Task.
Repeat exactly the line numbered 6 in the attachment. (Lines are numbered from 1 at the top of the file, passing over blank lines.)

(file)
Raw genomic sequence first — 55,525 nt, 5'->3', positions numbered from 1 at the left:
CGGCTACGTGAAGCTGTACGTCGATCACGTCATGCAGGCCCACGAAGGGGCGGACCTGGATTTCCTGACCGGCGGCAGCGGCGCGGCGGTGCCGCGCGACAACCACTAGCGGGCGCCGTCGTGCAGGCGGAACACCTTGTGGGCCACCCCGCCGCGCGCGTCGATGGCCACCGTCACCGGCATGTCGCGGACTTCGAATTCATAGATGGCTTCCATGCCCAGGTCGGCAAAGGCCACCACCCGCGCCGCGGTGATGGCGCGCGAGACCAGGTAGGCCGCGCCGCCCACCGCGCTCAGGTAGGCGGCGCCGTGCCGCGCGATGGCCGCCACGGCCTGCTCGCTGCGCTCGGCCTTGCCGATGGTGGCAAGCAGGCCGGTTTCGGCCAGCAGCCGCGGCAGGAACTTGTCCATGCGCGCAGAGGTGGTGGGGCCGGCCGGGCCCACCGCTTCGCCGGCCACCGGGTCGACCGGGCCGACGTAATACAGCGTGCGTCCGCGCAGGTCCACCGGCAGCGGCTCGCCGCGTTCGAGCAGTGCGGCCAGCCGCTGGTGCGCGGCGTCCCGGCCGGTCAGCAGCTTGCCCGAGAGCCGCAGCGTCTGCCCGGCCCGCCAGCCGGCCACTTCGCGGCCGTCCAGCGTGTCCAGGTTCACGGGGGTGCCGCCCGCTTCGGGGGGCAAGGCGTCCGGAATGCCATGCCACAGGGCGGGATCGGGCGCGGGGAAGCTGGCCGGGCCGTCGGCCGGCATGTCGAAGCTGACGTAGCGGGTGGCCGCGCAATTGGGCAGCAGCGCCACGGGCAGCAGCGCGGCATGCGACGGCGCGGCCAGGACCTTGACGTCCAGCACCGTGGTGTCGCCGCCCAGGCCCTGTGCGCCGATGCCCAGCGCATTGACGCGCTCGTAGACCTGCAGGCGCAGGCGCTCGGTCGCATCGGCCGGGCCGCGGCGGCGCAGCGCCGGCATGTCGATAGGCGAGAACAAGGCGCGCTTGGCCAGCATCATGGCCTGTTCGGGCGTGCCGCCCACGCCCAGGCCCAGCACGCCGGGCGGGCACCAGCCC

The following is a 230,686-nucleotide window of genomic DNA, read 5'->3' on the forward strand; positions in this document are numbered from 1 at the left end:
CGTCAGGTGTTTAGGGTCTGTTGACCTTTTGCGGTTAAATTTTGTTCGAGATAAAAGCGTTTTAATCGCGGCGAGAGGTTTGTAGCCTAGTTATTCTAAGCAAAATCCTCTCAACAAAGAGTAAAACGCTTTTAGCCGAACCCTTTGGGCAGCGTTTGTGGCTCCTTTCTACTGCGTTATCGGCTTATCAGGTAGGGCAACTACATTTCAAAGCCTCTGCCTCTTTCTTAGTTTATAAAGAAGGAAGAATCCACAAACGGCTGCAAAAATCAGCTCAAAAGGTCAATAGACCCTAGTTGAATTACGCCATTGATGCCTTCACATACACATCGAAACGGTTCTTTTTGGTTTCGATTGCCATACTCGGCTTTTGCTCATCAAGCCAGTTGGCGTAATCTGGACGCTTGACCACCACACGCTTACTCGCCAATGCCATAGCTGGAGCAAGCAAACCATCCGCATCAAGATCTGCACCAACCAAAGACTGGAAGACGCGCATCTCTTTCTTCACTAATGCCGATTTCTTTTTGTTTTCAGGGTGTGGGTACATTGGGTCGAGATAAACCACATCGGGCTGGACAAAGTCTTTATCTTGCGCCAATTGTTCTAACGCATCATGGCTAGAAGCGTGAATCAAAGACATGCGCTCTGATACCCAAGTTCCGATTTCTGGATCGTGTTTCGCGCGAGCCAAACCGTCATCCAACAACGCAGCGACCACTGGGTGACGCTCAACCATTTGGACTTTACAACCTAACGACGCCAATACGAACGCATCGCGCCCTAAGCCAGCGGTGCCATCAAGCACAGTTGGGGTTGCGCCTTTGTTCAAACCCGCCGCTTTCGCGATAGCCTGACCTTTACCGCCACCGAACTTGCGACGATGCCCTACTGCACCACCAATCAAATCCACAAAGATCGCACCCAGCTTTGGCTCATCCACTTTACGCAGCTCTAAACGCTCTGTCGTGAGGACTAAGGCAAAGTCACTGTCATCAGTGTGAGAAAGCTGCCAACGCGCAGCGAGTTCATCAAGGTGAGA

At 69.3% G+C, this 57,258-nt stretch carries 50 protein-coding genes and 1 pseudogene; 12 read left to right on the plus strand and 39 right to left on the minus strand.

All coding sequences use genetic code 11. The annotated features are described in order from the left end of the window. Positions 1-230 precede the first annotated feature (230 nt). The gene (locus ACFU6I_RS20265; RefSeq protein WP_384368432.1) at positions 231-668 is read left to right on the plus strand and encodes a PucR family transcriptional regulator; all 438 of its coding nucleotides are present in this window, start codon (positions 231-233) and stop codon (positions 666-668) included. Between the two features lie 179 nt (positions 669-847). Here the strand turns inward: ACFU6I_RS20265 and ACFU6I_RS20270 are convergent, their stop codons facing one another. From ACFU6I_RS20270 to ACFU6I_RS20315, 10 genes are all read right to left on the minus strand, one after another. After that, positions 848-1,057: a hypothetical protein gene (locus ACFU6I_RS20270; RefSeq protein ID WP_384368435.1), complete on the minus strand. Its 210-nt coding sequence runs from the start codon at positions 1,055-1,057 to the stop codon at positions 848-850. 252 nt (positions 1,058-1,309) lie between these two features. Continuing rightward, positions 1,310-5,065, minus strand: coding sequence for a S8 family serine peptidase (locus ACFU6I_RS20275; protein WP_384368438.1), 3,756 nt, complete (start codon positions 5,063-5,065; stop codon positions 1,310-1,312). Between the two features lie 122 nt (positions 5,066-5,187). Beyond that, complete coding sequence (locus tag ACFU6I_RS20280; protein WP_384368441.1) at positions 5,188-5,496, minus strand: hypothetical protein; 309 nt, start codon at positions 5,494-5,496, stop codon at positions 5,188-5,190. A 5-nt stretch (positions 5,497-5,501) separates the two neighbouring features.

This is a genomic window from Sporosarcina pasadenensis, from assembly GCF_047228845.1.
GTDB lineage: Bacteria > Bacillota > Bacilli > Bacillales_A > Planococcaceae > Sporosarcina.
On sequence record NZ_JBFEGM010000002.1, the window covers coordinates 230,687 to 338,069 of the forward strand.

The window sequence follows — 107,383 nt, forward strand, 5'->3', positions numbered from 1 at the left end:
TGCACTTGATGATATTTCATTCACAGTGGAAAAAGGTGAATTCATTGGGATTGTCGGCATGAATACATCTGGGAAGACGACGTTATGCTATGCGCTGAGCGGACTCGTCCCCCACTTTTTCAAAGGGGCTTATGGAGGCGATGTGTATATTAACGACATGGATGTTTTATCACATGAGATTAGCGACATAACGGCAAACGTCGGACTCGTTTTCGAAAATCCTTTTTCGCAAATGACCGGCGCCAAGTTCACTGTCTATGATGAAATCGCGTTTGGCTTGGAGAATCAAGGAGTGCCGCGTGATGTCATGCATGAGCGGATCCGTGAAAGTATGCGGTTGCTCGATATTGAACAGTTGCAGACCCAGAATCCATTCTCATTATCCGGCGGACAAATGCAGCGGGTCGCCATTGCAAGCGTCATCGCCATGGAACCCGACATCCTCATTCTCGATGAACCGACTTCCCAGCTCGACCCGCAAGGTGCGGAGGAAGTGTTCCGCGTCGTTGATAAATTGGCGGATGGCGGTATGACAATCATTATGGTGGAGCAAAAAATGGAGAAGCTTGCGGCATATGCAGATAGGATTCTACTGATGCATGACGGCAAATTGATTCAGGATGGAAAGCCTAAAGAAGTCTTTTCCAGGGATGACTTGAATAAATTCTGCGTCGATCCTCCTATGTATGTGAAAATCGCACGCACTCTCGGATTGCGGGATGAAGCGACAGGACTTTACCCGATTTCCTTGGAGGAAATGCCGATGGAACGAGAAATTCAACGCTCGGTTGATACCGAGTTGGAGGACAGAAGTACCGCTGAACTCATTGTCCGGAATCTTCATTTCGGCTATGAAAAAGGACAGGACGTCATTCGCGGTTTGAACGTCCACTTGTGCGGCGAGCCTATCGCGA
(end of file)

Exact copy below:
All coding sequences use genetic code 11. The annotated features are described in order from the left end of the window. Positions 1-230 precede the first annotated feature (230 nt). The gene (locus ACFU6I_RS20265; RefSeq protein WP_384368432.1) at positions 231-668 is read left to right on the plus strand and encodes a PucR family transcriptional regulator; all 438 of its coding nucleotides are present in this window, start codon (positions 231-233) and stop codon (positions 666-668) included. Between the two features lie 179 nt (positions 669-847). Here the strand turns inward: ACFU6I_RS20265 and ACFU6I_RS20270 are convergent, their stop codons facing one another. From ACFU6I_RS20270 to ACFU6I_RS20315, 10 genes are all read right to left on the minus strand, one after another. After that, positions 848-1,057: a hypothetical protein gene (locus ACFU6I_RS20270; RefSeq protein ID WP_384368435.1), complete on the minus strand. Its 210-nt coding sequence runs from the start codon at positions 1,055-1,057 to the stop codon at positions 848-850. 252 nt (positions 1,058-1,309) lie between these two features. Continuing rightward, positions 1,310-5,065, minus strand: coding sequence for a S8 family serine peptidase (locus ACFU6I_RS20275; protein WP_384368438.1), 3,756 nt, complete (start codon positions 5,063-5,065; stop codon positions 1,310-1,312). Between the two features lie 122 nt (positions 5,066-5,187). Beyond that, complete coding sequence (locus tag ACFU6I_RS20280; protein WP_384368441.1) at positions 5,188-5,496, minus strand: hypothetical protein; 309 nt, start codon at positions 5,494-5,496, stop codon at positions 5,188-5,190. A 5-nt stretch (positions 5,497-5,501) separates the two neighbouring features.